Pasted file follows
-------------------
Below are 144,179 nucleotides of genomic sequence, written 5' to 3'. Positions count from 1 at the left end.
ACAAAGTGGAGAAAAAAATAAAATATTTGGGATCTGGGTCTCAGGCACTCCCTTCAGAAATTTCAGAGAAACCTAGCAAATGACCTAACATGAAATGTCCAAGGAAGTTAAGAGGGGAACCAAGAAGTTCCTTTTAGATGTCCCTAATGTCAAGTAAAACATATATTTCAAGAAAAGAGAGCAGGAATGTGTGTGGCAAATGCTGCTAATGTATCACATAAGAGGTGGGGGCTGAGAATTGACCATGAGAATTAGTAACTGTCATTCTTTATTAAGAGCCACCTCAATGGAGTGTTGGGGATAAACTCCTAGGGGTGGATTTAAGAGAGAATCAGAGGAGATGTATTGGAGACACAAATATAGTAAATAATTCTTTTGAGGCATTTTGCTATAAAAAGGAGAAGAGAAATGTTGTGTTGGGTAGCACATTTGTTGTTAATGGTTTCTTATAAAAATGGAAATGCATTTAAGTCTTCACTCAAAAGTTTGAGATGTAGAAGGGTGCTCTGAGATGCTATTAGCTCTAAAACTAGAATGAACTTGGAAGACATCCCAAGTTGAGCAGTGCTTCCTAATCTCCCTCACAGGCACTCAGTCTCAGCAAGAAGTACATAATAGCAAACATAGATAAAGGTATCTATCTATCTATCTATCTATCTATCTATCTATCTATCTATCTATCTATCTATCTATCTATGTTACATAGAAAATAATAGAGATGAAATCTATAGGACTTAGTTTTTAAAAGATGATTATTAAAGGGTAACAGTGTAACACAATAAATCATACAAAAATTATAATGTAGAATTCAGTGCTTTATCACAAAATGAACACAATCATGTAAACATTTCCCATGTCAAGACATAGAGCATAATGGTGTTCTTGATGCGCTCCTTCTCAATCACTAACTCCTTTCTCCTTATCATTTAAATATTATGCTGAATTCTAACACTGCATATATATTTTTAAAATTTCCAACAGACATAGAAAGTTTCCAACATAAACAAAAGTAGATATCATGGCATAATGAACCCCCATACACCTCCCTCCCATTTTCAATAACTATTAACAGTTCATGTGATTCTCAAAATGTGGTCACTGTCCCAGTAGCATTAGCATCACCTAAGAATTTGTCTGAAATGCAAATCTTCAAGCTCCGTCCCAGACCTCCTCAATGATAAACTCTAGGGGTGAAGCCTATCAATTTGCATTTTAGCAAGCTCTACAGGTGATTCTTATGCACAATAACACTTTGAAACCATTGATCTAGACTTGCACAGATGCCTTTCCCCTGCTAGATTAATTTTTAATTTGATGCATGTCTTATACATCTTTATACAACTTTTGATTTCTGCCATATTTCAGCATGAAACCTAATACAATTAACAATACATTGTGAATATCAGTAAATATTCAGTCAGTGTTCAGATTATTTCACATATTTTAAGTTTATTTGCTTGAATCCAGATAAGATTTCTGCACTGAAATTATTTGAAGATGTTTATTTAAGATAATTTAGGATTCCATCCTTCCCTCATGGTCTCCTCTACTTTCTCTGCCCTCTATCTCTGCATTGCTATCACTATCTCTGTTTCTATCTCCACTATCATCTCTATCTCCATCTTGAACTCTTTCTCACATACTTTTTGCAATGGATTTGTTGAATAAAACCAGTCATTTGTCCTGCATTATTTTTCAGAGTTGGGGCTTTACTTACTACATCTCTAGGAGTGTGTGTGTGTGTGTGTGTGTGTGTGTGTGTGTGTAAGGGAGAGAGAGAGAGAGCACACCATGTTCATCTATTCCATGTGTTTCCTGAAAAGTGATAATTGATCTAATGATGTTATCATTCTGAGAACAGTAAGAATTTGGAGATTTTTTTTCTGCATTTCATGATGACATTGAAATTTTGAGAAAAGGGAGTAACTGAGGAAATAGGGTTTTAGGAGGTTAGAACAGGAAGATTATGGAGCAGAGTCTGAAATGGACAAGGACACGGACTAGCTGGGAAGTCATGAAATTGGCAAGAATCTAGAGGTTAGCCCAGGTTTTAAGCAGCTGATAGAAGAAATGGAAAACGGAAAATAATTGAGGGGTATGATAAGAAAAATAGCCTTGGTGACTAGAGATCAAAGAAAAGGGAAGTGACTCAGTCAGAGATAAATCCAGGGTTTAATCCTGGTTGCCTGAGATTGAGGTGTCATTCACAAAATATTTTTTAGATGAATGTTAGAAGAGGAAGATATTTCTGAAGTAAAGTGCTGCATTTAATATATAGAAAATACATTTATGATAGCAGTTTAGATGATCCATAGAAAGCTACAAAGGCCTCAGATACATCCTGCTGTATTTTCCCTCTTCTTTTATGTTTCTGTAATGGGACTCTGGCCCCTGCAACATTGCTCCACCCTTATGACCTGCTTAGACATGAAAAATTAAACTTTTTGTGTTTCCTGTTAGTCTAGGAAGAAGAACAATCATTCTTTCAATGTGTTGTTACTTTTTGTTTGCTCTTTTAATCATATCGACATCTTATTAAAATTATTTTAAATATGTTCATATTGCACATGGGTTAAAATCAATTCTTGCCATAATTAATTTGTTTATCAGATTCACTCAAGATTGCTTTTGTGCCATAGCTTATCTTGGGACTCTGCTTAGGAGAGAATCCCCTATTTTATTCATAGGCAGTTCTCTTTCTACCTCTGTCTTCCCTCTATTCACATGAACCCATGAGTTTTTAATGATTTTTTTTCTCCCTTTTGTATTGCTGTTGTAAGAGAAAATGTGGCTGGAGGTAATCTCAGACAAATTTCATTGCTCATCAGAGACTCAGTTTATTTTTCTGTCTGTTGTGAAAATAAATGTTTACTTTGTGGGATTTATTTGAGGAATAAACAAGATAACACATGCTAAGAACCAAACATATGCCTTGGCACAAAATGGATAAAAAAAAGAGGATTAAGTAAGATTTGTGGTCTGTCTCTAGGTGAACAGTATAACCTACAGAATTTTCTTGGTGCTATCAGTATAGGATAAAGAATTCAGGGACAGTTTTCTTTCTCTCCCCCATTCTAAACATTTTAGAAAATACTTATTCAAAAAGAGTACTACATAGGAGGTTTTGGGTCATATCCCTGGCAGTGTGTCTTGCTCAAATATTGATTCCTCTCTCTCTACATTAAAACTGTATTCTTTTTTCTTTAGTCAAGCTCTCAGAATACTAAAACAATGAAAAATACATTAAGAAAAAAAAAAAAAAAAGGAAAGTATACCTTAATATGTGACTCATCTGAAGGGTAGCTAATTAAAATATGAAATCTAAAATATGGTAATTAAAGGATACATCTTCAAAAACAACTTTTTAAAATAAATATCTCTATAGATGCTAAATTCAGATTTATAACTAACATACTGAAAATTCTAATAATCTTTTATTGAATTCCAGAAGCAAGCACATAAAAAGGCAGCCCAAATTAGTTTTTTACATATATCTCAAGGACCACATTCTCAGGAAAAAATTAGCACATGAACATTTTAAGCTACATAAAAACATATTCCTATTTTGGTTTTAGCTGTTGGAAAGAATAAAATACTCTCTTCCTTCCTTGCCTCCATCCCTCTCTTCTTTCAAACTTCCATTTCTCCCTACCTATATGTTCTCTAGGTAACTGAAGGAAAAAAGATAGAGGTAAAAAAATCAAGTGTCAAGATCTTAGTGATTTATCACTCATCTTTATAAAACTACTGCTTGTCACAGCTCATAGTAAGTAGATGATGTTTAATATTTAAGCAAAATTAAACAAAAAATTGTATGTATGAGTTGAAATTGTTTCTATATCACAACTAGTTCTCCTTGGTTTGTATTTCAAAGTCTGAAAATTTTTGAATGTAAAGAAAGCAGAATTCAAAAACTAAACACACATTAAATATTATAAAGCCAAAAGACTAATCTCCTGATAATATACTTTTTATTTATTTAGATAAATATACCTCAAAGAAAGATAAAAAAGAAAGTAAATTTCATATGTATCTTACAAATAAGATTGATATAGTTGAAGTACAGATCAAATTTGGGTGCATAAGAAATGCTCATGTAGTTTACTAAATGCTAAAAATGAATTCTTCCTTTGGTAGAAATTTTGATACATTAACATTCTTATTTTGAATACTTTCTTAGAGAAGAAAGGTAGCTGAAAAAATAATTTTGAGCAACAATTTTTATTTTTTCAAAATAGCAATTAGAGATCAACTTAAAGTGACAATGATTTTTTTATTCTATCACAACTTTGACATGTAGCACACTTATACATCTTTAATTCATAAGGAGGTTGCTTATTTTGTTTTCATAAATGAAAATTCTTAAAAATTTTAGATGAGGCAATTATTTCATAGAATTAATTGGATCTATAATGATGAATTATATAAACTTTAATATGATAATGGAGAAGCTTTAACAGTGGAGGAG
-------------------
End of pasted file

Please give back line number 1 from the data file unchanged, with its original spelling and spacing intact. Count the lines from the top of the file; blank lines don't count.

Below are 144,179 nucleotides of genomic sequence, written 5' to 3'. Positions count from 1 at the left end.